The 6.9-magnitude Loma Prieta earthquake struck the Bay Area at 5:04 p.m., Tuesday, October 17, 1989, fifteen minutes before the start of Game 3 of the 1989 World Series between the San Francisco Giants and Oakland Athletics. Now, nearly thirty years later, hardly an October 17 goes by that I don’t reflect on that fateful day.
When the earth heaved beneath Candlestick Park on that sultry afternoon, those of us who worked there knew that something ugly had crashed our historic party. An intruder we couldn’t even see rudely upstaged the first World Series game to be played at the ‘Stick in 27 years, and ultimately forced its postponement for 10 days.
Naturally, the death and destruction that Loma Prieta spewed in San Francisco, Oakland and Santa Cruz vastly overshadowed the mere delay of a ball game, even one of such significance. “It put everything in perspective,” Will Clark said in an ESPN special twenty years later. “Baseball isn’t life or death.”
Literally, he’s right, of course, and we righteously mourn the losses of Loma Prieta year upon year. But anyone who has worked backstage in post-season baseball knows that on a figurative level, for many fans, the game is sometimes more important than life or death. It is hope.
Calls arose in some quarters to cancel the Series altogether. They were duly considered, then wisely rejected. People in the Bay Area needed the reassurance and restoration of spirit that a resumption of the Series could bring. The game must go on – that’s why they call it The Show. And like every show, the actors get the applause while the producers watch from the wings with satisfaction, if not recognition.
Every October I think of the front office staffs in cities that are working 24/7 to get ready for a World Series, even though only two will prevail. Unlike a Super Bowl, you might not know the venue for a baseball playoff until a day or two in advance. So everyone with a shot at the post-season prepares until the day they win or are eliminated.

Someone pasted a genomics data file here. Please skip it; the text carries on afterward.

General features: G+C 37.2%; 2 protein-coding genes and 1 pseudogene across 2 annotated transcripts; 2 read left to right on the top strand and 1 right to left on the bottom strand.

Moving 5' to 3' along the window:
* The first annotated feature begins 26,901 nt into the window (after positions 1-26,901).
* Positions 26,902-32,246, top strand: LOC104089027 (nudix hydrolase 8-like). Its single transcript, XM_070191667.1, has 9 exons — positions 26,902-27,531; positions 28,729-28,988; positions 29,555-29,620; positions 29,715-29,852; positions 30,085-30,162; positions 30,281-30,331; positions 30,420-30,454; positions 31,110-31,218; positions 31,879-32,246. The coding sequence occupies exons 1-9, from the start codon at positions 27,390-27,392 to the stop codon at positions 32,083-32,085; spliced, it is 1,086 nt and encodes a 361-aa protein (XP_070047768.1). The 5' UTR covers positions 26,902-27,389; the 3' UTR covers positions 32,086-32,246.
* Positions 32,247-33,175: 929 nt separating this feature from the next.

That’s how it was in 1989. Working in concert with Major League Baseball, we spent weeks getting ready. The tasks were monumental and the club had had precious little previous experience at it since the Giants and Yankees squared off at Candlestick in 1962.
While the Giants executive office coordinated VIP parties and other social activities with Mayor Art Agnos’ office and MLB officials, the ticket office assigned seats to other teams and players and sold post-season strips of tickets to season ticket holders and individual fans. The stadium operations crew had an impossibly long to-do list that began with dusting off the bunting from Opening Day for a new purpose.
It was my job to handle arrangements for more than 1000 media who came from around the globe to cover the World Series in San Francisco (and Oakland).
This included issuing credentials and assignments for press parking, seating, photo positions and broadcast booths; overseeing the installation of tabletops, TV monitors, telephones and electrical connections for temporary press seating in three upper reserved sections (we could accommodate only 50 in the regular baseball press box and another 100 in the 49ers press box); arranging bus transportation for media from downtown hotels to the ballpark and back; publishing stadium diagrams, clubhouse rules, schedules, a post-season media guide and daily game notes and statistics; outfitting a working press room and interview areas; even ordering box lunches for the press.
Once your team makes it to the Fall Classic, what you wish for most – other than winning it all – is that you get to host your fans and show off your ballpark to the world for at least three games, if not four.
Alas, the 1989 Giants got none of it. First, the A’s took Games 1 and 2 in Oakland in short order. Then, not only did Loma Prieta interrupt the San Francisco celebration, Oakland quickly finished it off with two more back-to-back victories when the Series resumed on Oct. 27.
It was a crushing defeat for all of us and our fans. Seven months of work (make that 27 years for some) to bring a World Series to Candlestick Park and our hopes for a better outcome were abruptly buried in the dusty rubble of a terrible natural disaster. But lives were lost and families still grieve. For some, the aftershocks will last forever.
Perhaps the only upside for the Giants was that the quake overshadowed their ignominious sweep by the Bash Brothers and Co.
Come to think of it, there were two redeeming things about 1989.
A year later, the A’s found themselves on the short end of a World Series sweep by the Cincinnati Reds.
And thanks to the generosity of Bob Lurie and Al Rosen and the managerial talents of Roger Craig, I have something that a lot of people in baseball, whether they wear uniforms or office attire, never get for their efforts: A championship series ring.